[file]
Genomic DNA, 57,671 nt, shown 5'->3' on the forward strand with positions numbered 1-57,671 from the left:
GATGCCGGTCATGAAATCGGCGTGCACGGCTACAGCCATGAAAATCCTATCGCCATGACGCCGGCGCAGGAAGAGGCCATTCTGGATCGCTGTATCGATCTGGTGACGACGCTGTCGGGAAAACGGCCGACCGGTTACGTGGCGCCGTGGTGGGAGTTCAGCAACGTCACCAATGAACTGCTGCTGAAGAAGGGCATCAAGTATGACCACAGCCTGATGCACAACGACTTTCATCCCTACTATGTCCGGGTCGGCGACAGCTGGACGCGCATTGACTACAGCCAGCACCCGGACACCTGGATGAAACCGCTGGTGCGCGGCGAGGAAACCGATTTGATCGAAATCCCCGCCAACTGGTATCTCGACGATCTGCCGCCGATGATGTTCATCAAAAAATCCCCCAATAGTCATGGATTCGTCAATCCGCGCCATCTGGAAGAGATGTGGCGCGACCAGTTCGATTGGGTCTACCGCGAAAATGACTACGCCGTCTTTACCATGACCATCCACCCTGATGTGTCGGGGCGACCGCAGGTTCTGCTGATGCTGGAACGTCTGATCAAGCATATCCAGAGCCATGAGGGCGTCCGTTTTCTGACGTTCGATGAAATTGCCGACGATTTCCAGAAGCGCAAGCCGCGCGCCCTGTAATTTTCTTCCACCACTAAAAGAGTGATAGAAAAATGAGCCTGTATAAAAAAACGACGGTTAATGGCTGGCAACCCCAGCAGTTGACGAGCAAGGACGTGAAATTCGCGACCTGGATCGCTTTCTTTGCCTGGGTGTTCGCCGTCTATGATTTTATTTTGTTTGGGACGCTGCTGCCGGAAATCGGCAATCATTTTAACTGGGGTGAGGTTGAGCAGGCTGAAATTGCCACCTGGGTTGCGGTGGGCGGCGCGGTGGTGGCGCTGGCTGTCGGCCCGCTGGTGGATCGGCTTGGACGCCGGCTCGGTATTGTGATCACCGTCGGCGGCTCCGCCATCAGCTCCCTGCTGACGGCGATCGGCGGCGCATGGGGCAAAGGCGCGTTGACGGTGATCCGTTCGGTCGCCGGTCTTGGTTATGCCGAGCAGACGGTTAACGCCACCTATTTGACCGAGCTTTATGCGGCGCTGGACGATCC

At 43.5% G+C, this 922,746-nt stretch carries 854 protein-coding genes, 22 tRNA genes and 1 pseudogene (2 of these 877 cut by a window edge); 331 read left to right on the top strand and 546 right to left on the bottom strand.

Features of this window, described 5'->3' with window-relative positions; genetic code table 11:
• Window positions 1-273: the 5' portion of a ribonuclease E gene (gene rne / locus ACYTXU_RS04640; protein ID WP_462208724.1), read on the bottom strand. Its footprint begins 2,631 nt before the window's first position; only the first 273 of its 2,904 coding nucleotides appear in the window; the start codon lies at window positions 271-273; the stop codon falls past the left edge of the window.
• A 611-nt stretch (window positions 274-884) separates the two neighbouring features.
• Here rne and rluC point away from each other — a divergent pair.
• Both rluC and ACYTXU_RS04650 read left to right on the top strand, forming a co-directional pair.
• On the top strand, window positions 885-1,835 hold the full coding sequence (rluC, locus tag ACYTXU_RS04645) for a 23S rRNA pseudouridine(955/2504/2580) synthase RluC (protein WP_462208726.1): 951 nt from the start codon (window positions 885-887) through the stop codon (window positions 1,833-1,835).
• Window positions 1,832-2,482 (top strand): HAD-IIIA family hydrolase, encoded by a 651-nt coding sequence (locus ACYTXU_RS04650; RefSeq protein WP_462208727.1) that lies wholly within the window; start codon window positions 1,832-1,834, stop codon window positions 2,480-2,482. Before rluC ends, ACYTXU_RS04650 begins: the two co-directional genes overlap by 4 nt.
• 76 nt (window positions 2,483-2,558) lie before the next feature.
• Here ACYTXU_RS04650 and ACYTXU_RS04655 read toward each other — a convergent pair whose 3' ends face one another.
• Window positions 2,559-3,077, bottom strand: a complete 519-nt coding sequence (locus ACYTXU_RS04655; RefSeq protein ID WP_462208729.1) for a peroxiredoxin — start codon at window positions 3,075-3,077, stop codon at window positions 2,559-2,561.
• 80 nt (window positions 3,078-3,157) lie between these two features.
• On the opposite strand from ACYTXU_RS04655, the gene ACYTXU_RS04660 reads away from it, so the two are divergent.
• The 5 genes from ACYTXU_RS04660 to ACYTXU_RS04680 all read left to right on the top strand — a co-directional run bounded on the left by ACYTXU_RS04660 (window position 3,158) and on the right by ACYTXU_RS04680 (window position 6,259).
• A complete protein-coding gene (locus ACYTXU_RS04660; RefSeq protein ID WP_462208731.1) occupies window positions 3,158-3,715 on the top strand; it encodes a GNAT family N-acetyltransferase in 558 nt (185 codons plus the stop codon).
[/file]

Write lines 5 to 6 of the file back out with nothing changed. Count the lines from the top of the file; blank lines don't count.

• Window positions 1-273: the 5' portion of a ribonuclease E gene (gene rne / locus ACYTXU_RS04640; protein ID WP_462208724.1), read on the bottom strand. Its footprint begins 2,631 nt before the window's first position; only the first 273 of its 2,904 coding nucleotides appear in the window; the start codon lies at window positions 271-273; the stop codon falls past the left edge of the window.
• A 611-nt stretch (window positions 274-884) separates the two neighbouring features.